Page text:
Topic: Foreign Policy and National Security

NATO - What Is It Good For?

With continuing instability in Ukraine, and Poland’s foreign minister Radek Sikorski allegedly using vulgar and racist language to disparage the US-Poland alliance, now’s as good a time as any to evaluate what NATO does for Americans.

Not much, I argue in Foreign Policy (online). As I conclude:

NATO has produced some benefits, but the costs to the United States – tens of billions per year, validating Russian nationalist narratives about the West, and infantilizing its European partners – are often ignored. Washington should cut the Europeans loose, and encourage them to cooperate with each other on European security matters. With a combined GDP larger than the United States and a benign threat environment, Europeans are capable of defending themselves, but won’t until Washington makes them.

Please give it a read.

U.S. Should End Aid to Egypt’s New But Not Improved Mubarak

Much about the President Barack Obama’s foreign policy has been an embarrassment.  In Egypt the Obama administration incompetently followed in the footsteps of its predecessors.

Three years ago Hosni al-Mubarak’s dictatorship ingloriously collapsed.  The Obama administration constantly followed events, first embracing Mubarak, then calling for a negotiated transition, and finally endorsing his overthrow. 

The Muslim Brotherhood’s electoral success upset the military’s plans to retain power, but the “deep state” persisted.  Mohamed al-Morsi was elected president, but he controlled little of substance—not the military, police, courts, or bureaucracy.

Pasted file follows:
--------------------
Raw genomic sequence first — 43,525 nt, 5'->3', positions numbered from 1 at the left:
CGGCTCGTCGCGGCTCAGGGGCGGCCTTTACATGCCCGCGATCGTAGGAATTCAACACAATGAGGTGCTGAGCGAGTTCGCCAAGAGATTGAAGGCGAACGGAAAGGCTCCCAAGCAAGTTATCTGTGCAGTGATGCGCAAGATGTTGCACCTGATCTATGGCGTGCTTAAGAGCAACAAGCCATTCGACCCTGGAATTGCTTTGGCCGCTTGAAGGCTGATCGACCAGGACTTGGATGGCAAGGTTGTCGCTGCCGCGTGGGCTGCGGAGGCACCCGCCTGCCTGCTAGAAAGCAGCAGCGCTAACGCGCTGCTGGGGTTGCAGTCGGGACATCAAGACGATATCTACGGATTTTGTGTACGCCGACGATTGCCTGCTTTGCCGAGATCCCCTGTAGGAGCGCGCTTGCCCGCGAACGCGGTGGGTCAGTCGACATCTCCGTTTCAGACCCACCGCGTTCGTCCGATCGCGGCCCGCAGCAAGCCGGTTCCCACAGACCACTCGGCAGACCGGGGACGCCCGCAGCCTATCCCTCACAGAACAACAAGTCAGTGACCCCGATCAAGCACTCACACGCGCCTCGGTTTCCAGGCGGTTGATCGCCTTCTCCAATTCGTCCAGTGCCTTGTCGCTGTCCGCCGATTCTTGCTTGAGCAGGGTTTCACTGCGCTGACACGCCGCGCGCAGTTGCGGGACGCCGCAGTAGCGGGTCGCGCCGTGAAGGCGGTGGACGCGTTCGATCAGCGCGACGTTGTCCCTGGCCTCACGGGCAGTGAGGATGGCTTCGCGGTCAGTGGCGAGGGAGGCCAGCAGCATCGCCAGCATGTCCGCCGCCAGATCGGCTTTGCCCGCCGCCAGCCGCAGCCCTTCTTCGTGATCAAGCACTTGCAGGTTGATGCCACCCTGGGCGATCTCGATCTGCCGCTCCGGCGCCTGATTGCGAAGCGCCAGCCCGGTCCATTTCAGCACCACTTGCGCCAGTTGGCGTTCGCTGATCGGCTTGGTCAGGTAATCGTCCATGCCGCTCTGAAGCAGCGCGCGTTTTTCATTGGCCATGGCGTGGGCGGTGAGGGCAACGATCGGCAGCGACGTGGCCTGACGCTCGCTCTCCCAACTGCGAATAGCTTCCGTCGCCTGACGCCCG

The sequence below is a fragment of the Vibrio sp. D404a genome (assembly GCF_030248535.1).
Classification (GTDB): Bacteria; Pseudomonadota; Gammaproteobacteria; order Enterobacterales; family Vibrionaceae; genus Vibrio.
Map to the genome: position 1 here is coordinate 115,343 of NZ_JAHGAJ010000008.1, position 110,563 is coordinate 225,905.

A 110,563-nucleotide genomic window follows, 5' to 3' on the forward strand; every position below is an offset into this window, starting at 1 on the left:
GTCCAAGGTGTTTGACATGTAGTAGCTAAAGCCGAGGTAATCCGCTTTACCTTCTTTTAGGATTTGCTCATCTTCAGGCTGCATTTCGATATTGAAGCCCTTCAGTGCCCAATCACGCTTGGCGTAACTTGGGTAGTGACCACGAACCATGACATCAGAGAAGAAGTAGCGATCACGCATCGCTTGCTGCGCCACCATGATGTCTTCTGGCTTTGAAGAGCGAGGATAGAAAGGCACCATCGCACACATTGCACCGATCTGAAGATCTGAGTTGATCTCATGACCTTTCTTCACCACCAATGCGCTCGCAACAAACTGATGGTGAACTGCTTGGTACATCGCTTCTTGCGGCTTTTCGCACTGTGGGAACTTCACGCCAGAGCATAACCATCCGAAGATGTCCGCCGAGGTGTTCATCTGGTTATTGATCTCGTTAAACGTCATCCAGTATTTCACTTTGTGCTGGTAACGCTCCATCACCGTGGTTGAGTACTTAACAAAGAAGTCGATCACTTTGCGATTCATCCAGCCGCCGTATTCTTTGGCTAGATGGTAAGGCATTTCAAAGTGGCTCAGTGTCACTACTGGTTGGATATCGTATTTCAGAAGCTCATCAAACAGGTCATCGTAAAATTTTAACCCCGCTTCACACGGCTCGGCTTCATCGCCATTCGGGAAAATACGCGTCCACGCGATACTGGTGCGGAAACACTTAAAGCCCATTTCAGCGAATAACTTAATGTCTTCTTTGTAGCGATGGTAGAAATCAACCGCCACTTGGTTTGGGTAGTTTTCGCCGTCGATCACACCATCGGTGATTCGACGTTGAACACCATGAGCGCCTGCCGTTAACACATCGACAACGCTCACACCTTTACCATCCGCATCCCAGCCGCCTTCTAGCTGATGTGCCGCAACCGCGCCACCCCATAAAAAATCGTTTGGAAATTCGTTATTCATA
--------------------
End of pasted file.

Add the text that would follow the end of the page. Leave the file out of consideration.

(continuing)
Nearly a year ago Gen. Abdel Fatah al-Sisi ended any possibility of the government slipping outside of military control by staging a coup.  Since then thousands have been killed, hundreds sentenced to death, and tens of thousands detained. 

Through it all the Obama administration took the least principled position possible.  Although U.S. law required a cut-off of financial aid, the president simply refused to characterize the coup as a coup, as if not saying the name made it something else. 

Officials worried about lost leverage, even though Egyptian officials always ignored Washington’s political advice in the past.  Washington eventually held back a portion of planned U.S. assistance, apparently to demonstrate a little, but not too much, disapproval.  Particularly grotesque regime abuses earned complaints from the Obama administration, but then Secretary Kerry would suggest that democracy still was moving forward. 

In April the administration said it would allow distribution of some military aid and deliver ten Apache helicopters to Egypt’s military.  When I visited Egypt a couple months ago I found that virtually everyone believed America was on the wrong side, a notable if not particularly worthy achievement by the administration.